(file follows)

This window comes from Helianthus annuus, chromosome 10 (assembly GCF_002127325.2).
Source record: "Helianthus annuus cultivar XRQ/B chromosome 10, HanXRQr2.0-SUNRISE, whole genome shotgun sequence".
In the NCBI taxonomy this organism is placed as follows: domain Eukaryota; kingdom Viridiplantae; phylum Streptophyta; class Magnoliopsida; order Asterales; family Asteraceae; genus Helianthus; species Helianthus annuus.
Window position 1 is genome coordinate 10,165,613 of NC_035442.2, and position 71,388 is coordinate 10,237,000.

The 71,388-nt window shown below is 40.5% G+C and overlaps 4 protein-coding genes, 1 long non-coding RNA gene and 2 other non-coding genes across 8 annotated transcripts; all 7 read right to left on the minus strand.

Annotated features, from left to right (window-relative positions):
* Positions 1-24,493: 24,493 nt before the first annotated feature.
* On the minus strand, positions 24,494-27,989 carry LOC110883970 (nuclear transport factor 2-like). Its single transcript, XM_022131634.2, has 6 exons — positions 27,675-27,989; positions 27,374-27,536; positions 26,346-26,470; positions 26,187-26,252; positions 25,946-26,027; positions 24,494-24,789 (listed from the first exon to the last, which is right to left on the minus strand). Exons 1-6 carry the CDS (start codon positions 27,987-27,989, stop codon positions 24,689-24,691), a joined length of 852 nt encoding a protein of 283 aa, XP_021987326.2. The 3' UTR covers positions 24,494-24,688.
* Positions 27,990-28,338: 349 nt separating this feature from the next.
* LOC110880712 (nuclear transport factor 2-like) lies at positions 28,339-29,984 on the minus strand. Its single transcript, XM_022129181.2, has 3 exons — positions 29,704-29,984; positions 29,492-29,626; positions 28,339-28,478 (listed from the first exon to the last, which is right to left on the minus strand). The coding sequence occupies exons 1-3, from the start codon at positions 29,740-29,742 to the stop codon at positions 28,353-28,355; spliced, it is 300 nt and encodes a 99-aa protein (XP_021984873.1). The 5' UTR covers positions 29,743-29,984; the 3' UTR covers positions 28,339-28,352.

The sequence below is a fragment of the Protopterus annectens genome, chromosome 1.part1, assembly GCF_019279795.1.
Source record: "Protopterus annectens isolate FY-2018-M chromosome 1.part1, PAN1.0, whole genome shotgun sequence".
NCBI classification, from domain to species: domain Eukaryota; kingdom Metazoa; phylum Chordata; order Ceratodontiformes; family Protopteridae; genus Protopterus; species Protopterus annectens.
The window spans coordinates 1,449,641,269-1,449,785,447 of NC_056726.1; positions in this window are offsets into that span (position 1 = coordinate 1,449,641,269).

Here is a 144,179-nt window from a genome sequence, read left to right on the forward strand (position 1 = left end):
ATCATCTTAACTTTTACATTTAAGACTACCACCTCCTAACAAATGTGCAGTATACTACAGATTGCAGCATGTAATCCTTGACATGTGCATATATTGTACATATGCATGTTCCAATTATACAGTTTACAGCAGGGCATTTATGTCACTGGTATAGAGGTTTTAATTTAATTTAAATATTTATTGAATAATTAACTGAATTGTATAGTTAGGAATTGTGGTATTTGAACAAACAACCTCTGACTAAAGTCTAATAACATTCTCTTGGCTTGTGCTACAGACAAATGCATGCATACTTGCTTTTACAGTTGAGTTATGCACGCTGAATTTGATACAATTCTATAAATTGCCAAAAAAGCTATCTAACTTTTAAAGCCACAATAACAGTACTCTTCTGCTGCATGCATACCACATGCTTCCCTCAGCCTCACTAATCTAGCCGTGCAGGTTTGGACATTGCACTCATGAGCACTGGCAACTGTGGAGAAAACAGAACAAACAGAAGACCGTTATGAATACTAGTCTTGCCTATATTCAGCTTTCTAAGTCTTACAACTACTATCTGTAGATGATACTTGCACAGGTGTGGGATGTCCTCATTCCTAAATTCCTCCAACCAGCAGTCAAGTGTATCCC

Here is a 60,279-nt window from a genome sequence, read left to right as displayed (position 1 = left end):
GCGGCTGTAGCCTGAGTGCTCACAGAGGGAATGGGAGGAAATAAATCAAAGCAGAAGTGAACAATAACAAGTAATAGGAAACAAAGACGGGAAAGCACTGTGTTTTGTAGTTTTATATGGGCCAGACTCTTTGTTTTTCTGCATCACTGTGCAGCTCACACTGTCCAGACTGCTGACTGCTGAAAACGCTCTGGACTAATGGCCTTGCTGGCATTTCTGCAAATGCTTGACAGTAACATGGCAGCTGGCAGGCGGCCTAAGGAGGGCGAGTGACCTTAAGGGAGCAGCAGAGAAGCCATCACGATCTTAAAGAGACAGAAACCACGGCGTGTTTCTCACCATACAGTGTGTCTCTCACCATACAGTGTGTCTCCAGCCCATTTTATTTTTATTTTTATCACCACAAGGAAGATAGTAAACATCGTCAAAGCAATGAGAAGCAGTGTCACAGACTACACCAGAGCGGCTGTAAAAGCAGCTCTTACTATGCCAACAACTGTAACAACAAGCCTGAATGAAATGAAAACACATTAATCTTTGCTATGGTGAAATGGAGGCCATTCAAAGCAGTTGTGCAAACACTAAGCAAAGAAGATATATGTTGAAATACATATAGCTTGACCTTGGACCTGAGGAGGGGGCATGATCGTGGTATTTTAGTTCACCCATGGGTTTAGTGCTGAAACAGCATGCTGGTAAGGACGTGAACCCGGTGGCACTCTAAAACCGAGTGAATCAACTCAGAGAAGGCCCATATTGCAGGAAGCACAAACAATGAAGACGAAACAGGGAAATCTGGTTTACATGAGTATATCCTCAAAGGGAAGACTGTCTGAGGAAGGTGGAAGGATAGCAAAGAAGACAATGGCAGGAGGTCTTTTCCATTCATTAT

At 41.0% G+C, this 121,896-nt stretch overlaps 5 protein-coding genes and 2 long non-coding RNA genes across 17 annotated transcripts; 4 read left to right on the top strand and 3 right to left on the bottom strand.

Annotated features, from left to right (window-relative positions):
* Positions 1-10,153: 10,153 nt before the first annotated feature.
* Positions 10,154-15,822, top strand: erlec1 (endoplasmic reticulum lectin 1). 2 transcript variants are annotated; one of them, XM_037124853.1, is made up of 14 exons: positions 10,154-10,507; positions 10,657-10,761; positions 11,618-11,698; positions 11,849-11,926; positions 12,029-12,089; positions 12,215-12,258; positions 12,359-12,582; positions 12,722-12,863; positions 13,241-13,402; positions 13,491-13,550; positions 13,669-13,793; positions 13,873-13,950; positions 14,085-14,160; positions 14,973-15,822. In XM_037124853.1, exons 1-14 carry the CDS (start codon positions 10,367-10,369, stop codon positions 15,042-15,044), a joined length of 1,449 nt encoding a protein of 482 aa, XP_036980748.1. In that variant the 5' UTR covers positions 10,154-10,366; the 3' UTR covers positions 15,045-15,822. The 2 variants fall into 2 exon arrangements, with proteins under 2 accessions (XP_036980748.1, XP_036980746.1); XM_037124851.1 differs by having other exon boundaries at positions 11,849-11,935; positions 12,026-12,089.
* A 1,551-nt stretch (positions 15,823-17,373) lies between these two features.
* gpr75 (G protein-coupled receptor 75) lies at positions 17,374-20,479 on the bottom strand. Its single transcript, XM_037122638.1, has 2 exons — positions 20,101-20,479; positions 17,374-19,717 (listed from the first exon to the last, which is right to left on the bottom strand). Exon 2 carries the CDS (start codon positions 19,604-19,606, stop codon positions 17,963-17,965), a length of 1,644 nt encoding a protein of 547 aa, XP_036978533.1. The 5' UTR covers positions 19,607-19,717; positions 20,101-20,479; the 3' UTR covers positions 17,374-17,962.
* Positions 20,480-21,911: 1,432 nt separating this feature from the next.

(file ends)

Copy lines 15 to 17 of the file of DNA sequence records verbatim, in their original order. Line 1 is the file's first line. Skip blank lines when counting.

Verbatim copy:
Here is a 144,179-nt window from a genome sequence, read left to right on the forward strand (position 1 = left end):
ATCATCTTAACTTTTACATTTAAGACTACCACCTCCTAACAAATGTGCAGTATACTACAGATTGCAGCATGTAATCCTTGACATGTGCATATATTGTACATATGCATGTTCCAATTATACAGTTTACAGCAGGGCATTTATGTCACTGGTATAGAGGTTTTAATTTAATTTAAATATTTATTGAATAATTAACTGAATTGTATAGTTAGGAATTGTGGTATTTGAACAAACAACCTCTGACTAAAGTCTAATAACATTCTCTTGGCTTGTGCTACAGACAAATGCATGCATACTTGCTTTTACAGTTGAGTTATGCACGCTGAATTTGATACAATTCTATAAATTGCCAAAAAAGCTATCTAACTTTTAAAGCCACAATAACAGTACTCTTCTGCTGCATGCATACCACATGCTTCCCTCAGCCTCACTAATCTAGCCGTGCAGGTTTGGACATTGCACTCATGAGCACTGGCAACTGTGGAGAAAACAGAACAAACAGAAGACCGTTATGAATACTAGTCTTGCCTATATTCAGCTTTCTAAGTCTTACAACTACTATCTGTAGATGATACTTGCACAGGTGTGGGATGTCCTCATTCCTAAATTCCTCCAACCAGCAGTCAAGTGTATCCC

Here is a 60,279-nt window from a genome sequence, read left to right as displayed (position 1 = left end):